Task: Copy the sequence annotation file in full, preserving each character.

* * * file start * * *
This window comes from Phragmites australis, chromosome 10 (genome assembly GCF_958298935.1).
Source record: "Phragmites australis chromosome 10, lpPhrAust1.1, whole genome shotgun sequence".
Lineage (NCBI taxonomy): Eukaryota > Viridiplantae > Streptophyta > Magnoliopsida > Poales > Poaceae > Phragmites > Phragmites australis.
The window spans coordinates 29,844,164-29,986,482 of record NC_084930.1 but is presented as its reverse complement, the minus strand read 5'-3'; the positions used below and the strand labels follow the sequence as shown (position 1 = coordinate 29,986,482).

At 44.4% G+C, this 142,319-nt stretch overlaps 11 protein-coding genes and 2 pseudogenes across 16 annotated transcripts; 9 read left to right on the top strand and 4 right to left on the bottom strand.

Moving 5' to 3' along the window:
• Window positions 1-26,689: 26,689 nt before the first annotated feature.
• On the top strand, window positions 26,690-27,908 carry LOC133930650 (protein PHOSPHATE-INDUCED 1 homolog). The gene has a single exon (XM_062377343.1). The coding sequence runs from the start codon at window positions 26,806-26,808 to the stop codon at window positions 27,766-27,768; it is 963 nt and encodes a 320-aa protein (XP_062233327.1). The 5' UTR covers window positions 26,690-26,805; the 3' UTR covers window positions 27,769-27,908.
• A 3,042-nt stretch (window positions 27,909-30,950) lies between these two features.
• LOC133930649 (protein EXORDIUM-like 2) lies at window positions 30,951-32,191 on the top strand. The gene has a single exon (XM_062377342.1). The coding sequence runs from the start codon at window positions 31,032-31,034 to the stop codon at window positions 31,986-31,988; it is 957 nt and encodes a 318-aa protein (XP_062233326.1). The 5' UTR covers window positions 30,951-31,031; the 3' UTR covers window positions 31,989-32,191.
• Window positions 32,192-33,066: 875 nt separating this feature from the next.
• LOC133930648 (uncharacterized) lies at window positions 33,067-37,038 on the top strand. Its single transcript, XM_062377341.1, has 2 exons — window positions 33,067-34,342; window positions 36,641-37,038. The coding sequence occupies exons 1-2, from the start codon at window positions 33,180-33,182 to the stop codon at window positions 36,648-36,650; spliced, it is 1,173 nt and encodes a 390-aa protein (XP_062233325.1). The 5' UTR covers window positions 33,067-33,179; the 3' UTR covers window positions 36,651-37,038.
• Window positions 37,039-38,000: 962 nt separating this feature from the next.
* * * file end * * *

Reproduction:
This window comes from Phragmites australis, chromosome 10 (genome assembly GCF_958298935.1).
Source record: "Phragmites australis chromosome 10, lpPhrAust1.1, whole genome shotgun sequence".
Lineage (NCBI taxonomy): Eukaryota > Viridiplantae > Streptophyta > Magnoliopsida > Poales > Poaceae > Phragmites > Phragmites australis.
The window spans coordinates 29,844,164-29,986,482 of record NC_084930.1 but is presented as its reverse complement, the minus strand read 5'-3'; the positions used below and the strand labels follow the sequence as shown (position 1 = coordinate 29,986,482).

At 44.4% G+C, this 142,319-nt stretch overlaps 11 protein-coding genes and 2 pseudogenes across 16 annotated transcripts; 9 read left to right on the top strand and 4 right to left on the bottom strand.

Moving 5' to 3' along the window:
• Window positions 1-26,689: 26,689 nt before the first annotated feature.
• On the top strand, window positions 26,690-27,908 carry LOC133930650 (protein PHOSPHATE-INDUCED 1 homolog). The gene has a single exon (XM_062377343.1). The coding sequence runs from the start codon at window positions 26,806-26,808 to the stop codon at window positions 27,766-27,768; it is 963 nt and encodes a 320-aa protein (XP_062233327.1). The 5' UTR covers window positions 26,690-26,805; the 3' UTR covers window positions 27,769-27,908.
• A 3,042-nt stretch (window positions 27,909-30,950) lies between these two features.
• LOC133930649 (protein EXORDIUM-like 2) lies at window positions 30,951-32,191 on the top strand. The gene has a single exon (XM_062377342.1). The coding sequence runs from the start codon at window positions 31,032-31,034 to the stop codon at window positions 31,986-31,988; it is 957 nt and encodes a 318-aa protein (XP_062233326.1). The 5' UTR covers window positions 30,951-31,031; the 3' UTR covers window positions 31,989-32,191.
• Window positions 32,192-33,066: 875 nt separating this feature from the next.
• LOC133930648 (uncharacterized) lies at window positions 33,067-37,038 on the top strand. Its single transcript, XM_062377341.1, has 2 exons — window positions 33,067-34,342; window positions 36,641-37,038. The coding sequence occupies exons 1-2, from the start codon at window positions 33,180-33,182 to the stop codon at window positions 36,648-36,650; spliced, it is 1,173 nt and encodes a 390-aa protein (XP_062233325.1). The 5' UTR covers window positions 33,067-33,179; the 3' UTR covers window positions 36,651-37,038.
• Window positions 37,039-38,000: 962 nt separating this feature from the next.